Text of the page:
Q: Tell me about a dollar bin record you would never part with?
A: Queen II. I think I payed $2 for it at a record store in Brooklyn. My ex played it for me back when I first started to get into prog. I was skeptical then, and maybe a little scared of it. A few years later, the $2 price tag made it a low risk purchase, and I went for it.
Queen II - I’ve played the entire black side on my radio show on two different occasions. Sorry listeners, I hope you made it through.
Q: Tell me about a closed down record store / Flea market you will grieve all your life!
A: EAT Records in Greenpoint, without a doubt. Now it’s just a restaurant, but it used to be my personal favorite-the selection was always interesting even when the stock was low, and the prices were very fair. It also provided me with an invaluable set of friends when I first moved to New York a few years ago and was living nearby. It’s where I met my friend Jeff Conklin, who introduced me to East Village Radio and is the most fun person to DJ with, ever. Doug Pressman, who used to sell records there, now has a great shop in Williamsburg called the Record Grouch, and I’m anxious to see what the previous owner Casey Block decides to do next. I’m behind him 100%.
Q: Tell me about a record that’s too weird to believe, even for a die-hard record fiend?
A: I’ll tell you something that’s weird to believe – this one track on the Osmond brother’s Brainstorm album, “Gotta Get Love.” It’s completely unreal. Mormon prog-psych at its finest…that’s not saying much, but you get my drift.
The Osmond’s-Brainstorm. I went through a big Osmond’s phase a while back, digging as deep as I thought I could looking for gold-well apparently I suck at this because it was just recently that my friend Doug Mosurock turned me on to “Gotta Get Love.”The rest of the album is trash. Michael Lloyd (formerly of the West Coast Pop Art Experimental Band and the American band The Smoke) produced this, and their Crazy Horses album. I couldn’t wait to find it in a dollar bin; I bought this album immediately for $2 from a Mormon on eBay.
Robert Fripp and Brian Eno’s No Pussyfooting. Frippertronics, man! Very cool layered guitar loops. I can’t remember where I found this, but I know that I bought it based on the cover alone, without having heard the music. My radio show is the namesake of this album.
Captain Beefheart’s Mirror Man. I guess you could call this a progressive blues album. “Kandy Korn” is great. I’ve given up on trying to keep the cover in good shape-I’d rather enjoy listening to it than let it sit there quietly and look pretty.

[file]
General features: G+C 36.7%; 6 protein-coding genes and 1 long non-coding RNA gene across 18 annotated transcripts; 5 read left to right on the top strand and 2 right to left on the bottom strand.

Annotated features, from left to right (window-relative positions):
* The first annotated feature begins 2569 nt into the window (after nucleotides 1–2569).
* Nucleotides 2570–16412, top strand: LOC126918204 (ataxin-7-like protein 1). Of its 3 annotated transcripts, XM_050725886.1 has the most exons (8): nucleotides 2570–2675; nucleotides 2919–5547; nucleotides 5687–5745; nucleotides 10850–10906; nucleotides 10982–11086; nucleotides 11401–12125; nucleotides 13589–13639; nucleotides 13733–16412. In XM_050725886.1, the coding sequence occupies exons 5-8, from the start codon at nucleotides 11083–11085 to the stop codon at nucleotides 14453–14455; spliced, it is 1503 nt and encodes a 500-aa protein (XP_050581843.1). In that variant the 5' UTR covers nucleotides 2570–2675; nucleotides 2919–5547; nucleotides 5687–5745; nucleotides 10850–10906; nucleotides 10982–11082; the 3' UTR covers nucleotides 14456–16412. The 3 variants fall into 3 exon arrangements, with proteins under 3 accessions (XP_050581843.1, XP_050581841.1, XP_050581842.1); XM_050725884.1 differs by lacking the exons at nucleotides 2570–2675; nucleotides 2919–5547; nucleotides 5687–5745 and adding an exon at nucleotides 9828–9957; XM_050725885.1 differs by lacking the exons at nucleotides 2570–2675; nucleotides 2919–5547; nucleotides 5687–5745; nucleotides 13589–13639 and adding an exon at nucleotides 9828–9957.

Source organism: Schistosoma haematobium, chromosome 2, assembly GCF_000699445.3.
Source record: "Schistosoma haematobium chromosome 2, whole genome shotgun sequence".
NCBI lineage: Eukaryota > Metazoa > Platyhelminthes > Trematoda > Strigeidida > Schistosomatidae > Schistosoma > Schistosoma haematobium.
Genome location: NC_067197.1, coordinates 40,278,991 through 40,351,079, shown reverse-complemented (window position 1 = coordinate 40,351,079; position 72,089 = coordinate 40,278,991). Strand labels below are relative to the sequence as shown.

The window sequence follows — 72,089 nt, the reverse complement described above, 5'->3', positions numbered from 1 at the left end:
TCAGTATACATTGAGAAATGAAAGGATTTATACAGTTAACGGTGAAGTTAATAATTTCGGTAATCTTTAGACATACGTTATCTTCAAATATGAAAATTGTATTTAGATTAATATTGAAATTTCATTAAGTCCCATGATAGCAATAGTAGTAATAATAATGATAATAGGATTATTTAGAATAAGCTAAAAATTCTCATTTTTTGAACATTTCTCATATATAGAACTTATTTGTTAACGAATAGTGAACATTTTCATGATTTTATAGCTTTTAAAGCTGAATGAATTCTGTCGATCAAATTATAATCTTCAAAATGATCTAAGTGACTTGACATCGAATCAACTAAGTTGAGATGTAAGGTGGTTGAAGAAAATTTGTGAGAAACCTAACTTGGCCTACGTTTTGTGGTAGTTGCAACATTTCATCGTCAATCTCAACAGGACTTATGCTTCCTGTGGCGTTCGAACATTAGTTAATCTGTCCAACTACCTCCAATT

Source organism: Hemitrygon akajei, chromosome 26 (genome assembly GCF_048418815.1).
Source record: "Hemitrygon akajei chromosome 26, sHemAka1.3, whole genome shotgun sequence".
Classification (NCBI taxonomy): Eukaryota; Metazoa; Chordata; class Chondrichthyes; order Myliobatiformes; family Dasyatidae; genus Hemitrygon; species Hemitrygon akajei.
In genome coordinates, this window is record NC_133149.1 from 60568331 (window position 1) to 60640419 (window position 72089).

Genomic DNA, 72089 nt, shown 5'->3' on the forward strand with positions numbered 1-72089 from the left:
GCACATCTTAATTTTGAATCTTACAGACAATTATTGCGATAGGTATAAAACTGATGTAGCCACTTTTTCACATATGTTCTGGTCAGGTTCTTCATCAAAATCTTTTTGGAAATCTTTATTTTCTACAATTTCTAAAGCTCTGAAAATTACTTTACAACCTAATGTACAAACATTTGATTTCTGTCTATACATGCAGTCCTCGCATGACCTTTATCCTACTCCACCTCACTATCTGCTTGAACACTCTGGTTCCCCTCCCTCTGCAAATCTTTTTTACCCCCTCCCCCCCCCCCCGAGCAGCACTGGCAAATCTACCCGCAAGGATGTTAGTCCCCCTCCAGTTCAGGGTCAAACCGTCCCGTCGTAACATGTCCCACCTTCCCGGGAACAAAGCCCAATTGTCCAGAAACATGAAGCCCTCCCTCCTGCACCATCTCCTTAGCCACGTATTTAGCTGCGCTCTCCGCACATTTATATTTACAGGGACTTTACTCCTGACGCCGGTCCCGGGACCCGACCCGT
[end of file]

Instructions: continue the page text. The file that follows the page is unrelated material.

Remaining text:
Q: Who is the weirdest character in the world of digging?
A: Oh boy. There are too many, and it’s amazing how closely they resemble the characters I had to interact with when I was buying and selling used books. It would be rude to talk about specific people, but there is one guy worth mentioning, because he’s actually very nice and often pleasant to deal with…he’s just obsessed with collecting Rudy Ray Moore albums. He has to own every Rudy Ray Moore album ever made, down to the last naked boob. Other record store employees in New York probably know who I’m talking about. I’ve also heard stories from my Brazilian friends about a guy who only collects Gal Costa’s India album…you know, the one with a closeup of her cameltoe on the cover. He must wallpaper his room with that cover or something.
Q: Who has the toughest record collection that you have ever seen?
A: My friend Cesar has the toughest record collection that I’ve never seen. He lives out in the Bronx, so I have yet to make it out to his place, but I know for certain that his collection is painful. I have him to thank for introducing me to Catherine Ribeiro a few years ago. After he gave me mp3 rips of his personal copies her music grew on me slowly and I recently bought an entire lot of her records from a seller in France. Though I still need a copy of Ame Debout, one of my favorites. Super weird shit!
Catherine Ribeiro + Alpes-Paix. French, political, progressive-folk! What else? This lady is a true “acquired taste.” I’m hooked!
I love this 45 by Birth Control, a German prog band that’s very hit or miss, mostly due to their awkward English vocals. This single, “Hope,” isn’t on any of their studio albums, and was released instead as part of this cool “Progressive Pop” series on the German label Ohr.
Margaret the Prog Lady
Host of “No Pussyfooting” on East Village Radio